Monthly Resources – November 2022
Published November 1, 2022
November is Transgender Awareness Month
November is Transgender Awareness month, a great time to review our responsibilities to youth who are transgender, and to seek expert advice about fulfilling these responsibilities. Here are a few key points quoted from the Washington State Office of Superintendent of Public Instruction (OSPI) Gender-Inclusive Schools webpage:
- “All students have the rights to be treated consistent with their gender identity at school.”
- “Washington public schools have a responsibility to provide a safe and nondiscriminatory environment for all students, including transgender and gender-expansive students.”
- “In Washington public schools, students have the right to be addressed by their requested name, pronoun (e.g., he/him, she/her, they/them, etc.), and gender designation.”
- “School dress codes should be gender-neutral and should not restrict a student’s clothing choices on the basis of gender.”
- “Public schools must allow students to use the restroom that corresponds to their gender identity.”
- “Public schools should provide access to the locker room that corresponds to a student’s gender identity.”
For greater explanation, please see OSPI’s Gender-Inclusive Schools: Resources for School Districts webpage.
The importance and opportunity in supporting our transgender youth cannot be understated – the risk of death by suicide for LGBTQ+ youth is four times higher than others to die by suicide if they do not have care and support from friends and school personnel. Without care and support from family, they are eight times more likely to die by suicide. These risks are even higher for transgender youth than for LGBTQ+ youth in aggregate.
To learn how educators and other school personnel can best support transgender youth, we consulted Light Estrada Gonzalez of Children’s Home Society. Light has been the facilitator of Triple Point NCW since its beginning in 2020. Light uses they and them pronouns.
We asked Light for recommendations from Triple Point NCW on how educators and other school personnel can best support youth who are transgender. Light recommends the following:
First, understand what “transgender” means: “Having a gender identity or expression that is different from a person’s biological sex or physical anatomy.” One should also learn what to ask and what not to ask in order to create safety for transgender youth. Creating Safe Spaces, a training offered by Triple Point NCW at no cost, would be immensely helpful to all school personnel.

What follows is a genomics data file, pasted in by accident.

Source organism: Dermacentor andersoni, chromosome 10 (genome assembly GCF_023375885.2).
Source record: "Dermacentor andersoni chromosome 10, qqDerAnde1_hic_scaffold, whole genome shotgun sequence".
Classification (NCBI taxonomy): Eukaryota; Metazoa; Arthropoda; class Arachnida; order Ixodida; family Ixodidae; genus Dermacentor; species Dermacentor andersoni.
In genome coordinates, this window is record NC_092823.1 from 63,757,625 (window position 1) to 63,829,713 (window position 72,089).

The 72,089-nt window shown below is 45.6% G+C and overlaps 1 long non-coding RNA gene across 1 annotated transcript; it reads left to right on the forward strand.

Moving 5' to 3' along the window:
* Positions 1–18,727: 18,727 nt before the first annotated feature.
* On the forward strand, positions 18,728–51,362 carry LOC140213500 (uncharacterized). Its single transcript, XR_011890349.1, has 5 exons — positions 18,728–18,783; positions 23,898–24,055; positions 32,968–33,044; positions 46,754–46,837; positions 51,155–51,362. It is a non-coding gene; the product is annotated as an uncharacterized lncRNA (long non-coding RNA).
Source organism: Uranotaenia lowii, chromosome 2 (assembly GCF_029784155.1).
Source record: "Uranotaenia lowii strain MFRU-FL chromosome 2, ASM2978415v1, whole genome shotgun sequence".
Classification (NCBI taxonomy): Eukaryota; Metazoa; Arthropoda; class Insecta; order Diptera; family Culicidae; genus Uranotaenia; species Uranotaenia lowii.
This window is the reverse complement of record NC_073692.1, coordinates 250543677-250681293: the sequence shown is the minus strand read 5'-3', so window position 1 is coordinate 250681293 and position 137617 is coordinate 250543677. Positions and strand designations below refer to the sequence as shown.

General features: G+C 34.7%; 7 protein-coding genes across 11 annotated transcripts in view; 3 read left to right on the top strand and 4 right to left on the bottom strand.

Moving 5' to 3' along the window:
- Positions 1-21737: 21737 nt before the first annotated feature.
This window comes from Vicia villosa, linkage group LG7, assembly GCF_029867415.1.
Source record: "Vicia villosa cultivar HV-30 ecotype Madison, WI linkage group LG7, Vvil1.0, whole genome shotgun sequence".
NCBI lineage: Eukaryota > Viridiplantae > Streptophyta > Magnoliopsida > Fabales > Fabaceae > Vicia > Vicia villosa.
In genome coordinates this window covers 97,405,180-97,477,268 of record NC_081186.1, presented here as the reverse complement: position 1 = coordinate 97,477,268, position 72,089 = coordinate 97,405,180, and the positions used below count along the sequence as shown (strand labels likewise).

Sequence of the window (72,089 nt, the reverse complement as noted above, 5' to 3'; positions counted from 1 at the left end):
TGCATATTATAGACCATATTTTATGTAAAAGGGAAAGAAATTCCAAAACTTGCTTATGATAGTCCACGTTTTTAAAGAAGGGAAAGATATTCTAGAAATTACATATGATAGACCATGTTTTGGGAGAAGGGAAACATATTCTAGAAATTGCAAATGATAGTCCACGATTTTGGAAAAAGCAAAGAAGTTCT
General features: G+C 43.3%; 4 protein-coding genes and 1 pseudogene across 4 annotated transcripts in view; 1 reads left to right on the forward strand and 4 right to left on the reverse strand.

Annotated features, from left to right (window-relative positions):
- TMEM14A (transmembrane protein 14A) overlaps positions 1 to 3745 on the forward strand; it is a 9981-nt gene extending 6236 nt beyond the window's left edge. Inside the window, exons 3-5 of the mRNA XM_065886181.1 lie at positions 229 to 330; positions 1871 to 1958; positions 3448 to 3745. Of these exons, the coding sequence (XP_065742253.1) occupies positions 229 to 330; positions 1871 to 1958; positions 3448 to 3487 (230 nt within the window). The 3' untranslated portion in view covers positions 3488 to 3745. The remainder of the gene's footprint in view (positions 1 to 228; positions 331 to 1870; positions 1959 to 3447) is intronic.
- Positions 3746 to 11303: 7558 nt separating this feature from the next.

School personnel need “the ability to listen with care, and to validate the experiences and self-identification of transgender youth.” Light tells us that youth do not require someone who knows everything, but our students do “need someone who believes and affirms them.” It is important for adults to know that a student sharing with you that they are transgender (“coming out”) has probably engaged in considerable self-reflection over a long period of time. Their disclosures should be accepted as given. They need safety from us.
School personnel should use the name and pronouns preferred by the student, depending on the situation. For example, the individual might prefer one name and set of pronouns privately, but another name and set of pronouns publicly. Failure to protect an individual’s privacy could result in unsafe, detrimental circumstances for the student. When in doubt, ask the student, privately. Ask the student to respectfully correct their name and pronoun usage.
Given the high reported incidence of bullying in restrooms and locker rooms, Light advocates, and hopes to see school personnel advocate, for transgender youth to be able to use gender-neutral restrooms and places to change clothing. Should youth desire to use spaces aligned with their gender identity, Light suggests that adults help them think through the consequences of requesting this. If the transgender student believes that their safety is best attained that way, then adults should support them through the process of trying it.
Teachers can use introduction forms, such as this About Me form, to give youth a chance to share details that they might not wish to share during class.
Lastly, it is very important for schools to have student-led organizations such as a Gay/Straight Alliance, Equity Club, Inclusivity Club, or Diversity Club. These demonstrate acceptance of diversity and create safe places for transgender students, and all students, to find peer support.